Art has filled the world with beauty, sense, and wonder. Artists pour their effort and passion into curating a piece that would inspire others in many ways. You can also bet that through art, you could enhance your vocabulary. Yes, that’s the surprising connection between art and language learning!

Photo by: Daian Gan

In this blog post, let’s study the four-part English lessons related to art:

The word of the week is “Aesthetic!”

— It’s an adjective word used to describe something pleasing in appearance. Aesthetic also means the study of beauty in art. Another way to say it is by using the terms beautiful, classy, elegant, polished, refined, and stylish. Its antonyms are the following: homely, inelegant, plain, repulsive, unattractive, and ugly.

Here are sample sentences and conversations for your reference:

1. “Seeing her aesthetic room is the best!

Photo by: Vlada Karpovich

Aphrodite: So, how was your visit to Athena’s house?

Venus: It was good. Her interior design is lovely!

Aphrodite: What was the best part of your stay there?

Venus: Seeing her aesthetic room is the best!

2. “IKEA has the most aesthetic indoor and outdoor decorations.

Zeus: What should we get for the house decors?

Athena: I still don’t know, but I got an idea.

Zues: Okay, what is it?

Athena: Let’s go window shopping! I heard IKEA has the most aesthetic indoor and outdoor decorations. Let’s go check it out!

3. “The Van Gogh Museum features aesthetic art pieces.

Photo by: Phong Thanh

Demeter: What if we go to Amsterdam for a creative retreat trip?

Hera: Oh, I like that idea! We can get inspiration from Dutch art and culture.

Demeter: Plus, visit beautiful museums and parks. Like the Van Gogh Museum!

Hera: Yes, please! The Van Gogh Museum features aesthetic art pieces.

The second part features some useful expressions related to art:

Paint the town red: This expression means to go out and have fun. It can also mean celebrating or enjoying yourself flamboyantly. You can use the following phrases as an alternative expression:

— Eat, drink, and be merry;

— Have a night on the tiles;

— Have a wild time;

— Push the boat out;

— To cut loose.

Photo by: Karolina Grabowska

Here’s how you can use it in a sentence and conversation:

“We should at least let our parents know we’re about to paint the town red!’

Artemis: Hey, we should grab a drink before graduation!

Ares: That sounds great, but I must first request my parent’s consent.

Artemis: What? Do you still do that?

Ares: Yes. We should at least let our parents know we’re about to paint the town red!

Artemis: Fine! Let’s do that.

State-of-the-art: If you describe something as state-of-the-art, you mean it is the best available because it is very modern and uses the most recent ideas and methods. Its synonyms are as follows:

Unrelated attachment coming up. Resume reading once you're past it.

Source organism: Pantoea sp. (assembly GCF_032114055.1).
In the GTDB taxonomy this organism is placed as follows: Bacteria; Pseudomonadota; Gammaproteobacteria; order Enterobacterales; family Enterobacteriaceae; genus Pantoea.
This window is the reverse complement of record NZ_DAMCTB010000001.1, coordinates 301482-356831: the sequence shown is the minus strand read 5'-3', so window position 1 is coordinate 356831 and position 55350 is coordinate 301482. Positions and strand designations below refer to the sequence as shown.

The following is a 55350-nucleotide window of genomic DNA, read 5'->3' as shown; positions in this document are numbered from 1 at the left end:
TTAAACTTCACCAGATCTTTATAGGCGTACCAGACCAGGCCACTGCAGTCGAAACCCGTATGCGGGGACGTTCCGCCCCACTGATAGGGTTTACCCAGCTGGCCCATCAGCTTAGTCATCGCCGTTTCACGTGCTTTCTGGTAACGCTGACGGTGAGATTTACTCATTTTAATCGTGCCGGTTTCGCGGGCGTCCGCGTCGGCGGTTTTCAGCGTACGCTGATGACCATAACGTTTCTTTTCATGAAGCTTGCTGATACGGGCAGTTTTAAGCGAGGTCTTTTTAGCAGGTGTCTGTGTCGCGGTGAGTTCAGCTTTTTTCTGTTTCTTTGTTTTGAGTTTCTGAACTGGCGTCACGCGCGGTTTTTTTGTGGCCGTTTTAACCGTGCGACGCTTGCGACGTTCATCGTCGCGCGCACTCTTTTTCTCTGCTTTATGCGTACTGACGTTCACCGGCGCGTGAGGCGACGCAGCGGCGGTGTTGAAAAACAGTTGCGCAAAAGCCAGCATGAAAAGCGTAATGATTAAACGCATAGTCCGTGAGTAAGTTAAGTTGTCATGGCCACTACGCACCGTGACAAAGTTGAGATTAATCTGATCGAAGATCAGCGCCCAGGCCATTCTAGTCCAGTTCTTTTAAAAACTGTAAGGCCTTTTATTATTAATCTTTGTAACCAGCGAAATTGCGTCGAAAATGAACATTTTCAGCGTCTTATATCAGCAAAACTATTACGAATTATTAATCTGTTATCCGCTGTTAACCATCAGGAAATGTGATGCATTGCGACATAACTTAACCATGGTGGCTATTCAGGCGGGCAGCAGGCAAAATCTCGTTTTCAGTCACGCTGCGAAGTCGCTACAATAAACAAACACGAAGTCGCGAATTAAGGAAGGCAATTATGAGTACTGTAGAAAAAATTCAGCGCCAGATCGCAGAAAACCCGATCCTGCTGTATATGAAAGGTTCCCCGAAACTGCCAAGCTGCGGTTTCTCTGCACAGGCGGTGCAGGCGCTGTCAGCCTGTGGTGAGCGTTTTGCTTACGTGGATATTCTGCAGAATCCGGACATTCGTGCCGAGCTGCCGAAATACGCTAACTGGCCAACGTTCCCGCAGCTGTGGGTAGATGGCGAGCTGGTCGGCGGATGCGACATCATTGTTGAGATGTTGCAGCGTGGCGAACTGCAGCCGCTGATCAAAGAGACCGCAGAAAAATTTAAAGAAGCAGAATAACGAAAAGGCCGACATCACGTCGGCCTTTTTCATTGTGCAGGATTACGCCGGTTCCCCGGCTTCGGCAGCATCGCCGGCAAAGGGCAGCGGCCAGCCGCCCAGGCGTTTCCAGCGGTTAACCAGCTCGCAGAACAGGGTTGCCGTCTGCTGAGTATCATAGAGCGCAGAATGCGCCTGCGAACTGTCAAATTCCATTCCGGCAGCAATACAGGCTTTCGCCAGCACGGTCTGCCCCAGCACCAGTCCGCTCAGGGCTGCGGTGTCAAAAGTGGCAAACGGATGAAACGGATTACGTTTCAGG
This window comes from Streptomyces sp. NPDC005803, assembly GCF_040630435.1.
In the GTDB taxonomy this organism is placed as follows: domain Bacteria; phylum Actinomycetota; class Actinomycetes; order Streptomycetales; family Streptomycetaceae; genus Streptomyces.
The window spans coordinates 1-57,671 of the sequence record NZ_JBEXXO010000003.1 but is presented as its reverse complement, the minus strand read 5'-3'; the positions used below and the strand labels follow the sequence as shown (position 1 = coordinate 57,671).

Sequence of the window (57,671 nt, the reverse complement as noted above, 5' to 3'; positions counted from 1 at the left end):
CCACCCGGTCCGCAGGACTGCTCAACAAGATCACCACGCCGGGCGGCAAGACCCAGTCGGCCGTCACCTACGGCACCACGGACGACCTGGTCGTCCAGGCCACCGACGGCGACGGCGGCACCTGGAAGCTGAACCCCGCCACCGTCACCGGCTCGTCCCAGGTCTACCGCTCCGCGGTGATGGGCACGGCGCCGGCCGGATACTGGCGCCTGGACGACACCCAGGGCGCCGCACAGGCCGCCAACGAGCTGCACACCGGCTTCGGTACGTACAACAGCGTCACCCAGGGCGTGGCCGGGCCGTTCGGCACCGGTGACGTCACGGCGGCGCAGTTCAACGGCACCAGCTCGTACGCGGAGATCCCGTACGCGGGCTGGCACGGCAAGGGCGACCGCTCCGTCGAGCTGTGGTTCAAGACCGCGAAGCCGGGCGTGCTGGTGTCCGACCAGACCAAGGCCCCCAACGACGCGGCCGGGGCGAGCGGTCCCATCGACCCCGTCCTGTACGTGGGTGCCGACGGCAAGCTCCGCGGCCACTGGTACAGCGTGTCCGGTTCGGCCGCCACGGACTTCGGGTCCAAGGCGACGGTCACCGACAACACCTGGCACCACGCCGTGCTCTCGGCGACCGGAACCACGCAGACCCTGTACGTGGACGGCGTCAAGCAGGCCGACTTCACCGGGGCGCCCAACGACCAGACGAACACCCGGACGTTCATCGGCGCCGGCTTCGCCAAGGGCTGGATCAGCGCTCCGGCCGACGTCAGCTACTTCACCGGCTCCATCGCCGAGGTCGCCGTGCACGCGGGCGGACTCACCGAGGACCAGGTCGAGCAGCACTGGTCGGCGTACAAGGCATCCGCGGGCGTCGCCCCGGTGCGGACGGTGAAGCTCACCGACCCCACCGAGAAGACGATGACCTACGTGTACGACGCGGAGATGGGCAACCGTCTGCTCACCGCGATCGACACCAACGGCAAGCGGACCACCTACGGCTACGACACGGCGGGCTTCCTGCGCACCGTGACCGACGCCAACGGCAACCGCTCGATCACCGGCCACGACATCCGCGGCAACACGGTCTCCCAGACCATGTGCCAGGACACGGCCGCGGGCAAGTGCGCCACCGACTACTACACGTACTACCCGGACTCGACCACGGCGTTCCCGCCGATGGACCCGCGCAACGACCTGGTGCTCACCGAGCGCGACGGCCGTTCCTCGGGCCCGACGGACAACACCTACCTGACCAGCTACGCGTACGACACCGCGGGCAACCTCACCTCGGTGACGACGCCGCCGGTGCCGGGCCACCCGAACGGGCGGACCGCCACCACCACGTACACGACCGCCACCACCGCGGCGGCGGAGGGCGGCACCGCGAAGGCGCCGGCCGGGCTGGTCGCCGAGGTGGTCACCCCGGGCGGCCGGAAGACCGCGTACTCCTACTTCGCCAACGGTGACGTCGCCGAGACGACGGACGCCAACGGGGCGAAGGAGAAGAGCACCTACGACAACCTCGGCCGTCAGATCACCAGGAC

— Cutting-edge;

— Ground-breaking;

— High-tech;

— Up-to-the-minute;

— Up-to-date.

Photo by: Next Voyage

Here’s how you can use it in a sentence and conversation:

11Talk has the most state-of-the-art learning system!

Hades: Are you satisfied with your English study online?

Apollo: Yes. Why do you ask?

Hades: Honestly, I’ve wanted to try it for weeks now. But I’m worried.

Apollo: Don’t be! 11Talk has the most state-of-the-art learning system, so you’ll be fine.

For the third part, here are four idiomatic expressions you can use:

“Have something down to a fine art.”
If you have got something down to a fine art, you can do it skillfully or efficiently because you have had a lot of experience doing it.

Photo by ¶Project Atlas

“Life imitates art.”
You use this idiom when something in real life occurs similarly to something in a piece of art or movie.

“Paint with a broad brush.”
This idiom means to describe or explain something very generally without adding much detail.

“Art is long; life is short.”
This expression means that a work of art lasts much longer than human lives.

For the last part, take inspiration from these beautiful quotes that can help you improve your reading comprehension skills:

Photo by: Dan Cristian Pădureț

“Art is unquestionably one of the purest and highest elements in human happiness. It trains the mind through the eye and the eye through the mind. As the sun colors flowers, so does art color life.”
― John Lubbock

“Creativity is a way of sharing your soul with the world.”
— Brené Brown

“Every artist dips his brush in his own soul and paints his own nature into his pictures.”
— Henry Ward Beecher

“The Achilles heel of an artist lies in the hope that his art is good.”
― Kapil Gupta

Photo by: 隔壁光头老王 Wang Ming

There you have it: The English Lessons Related to Art!

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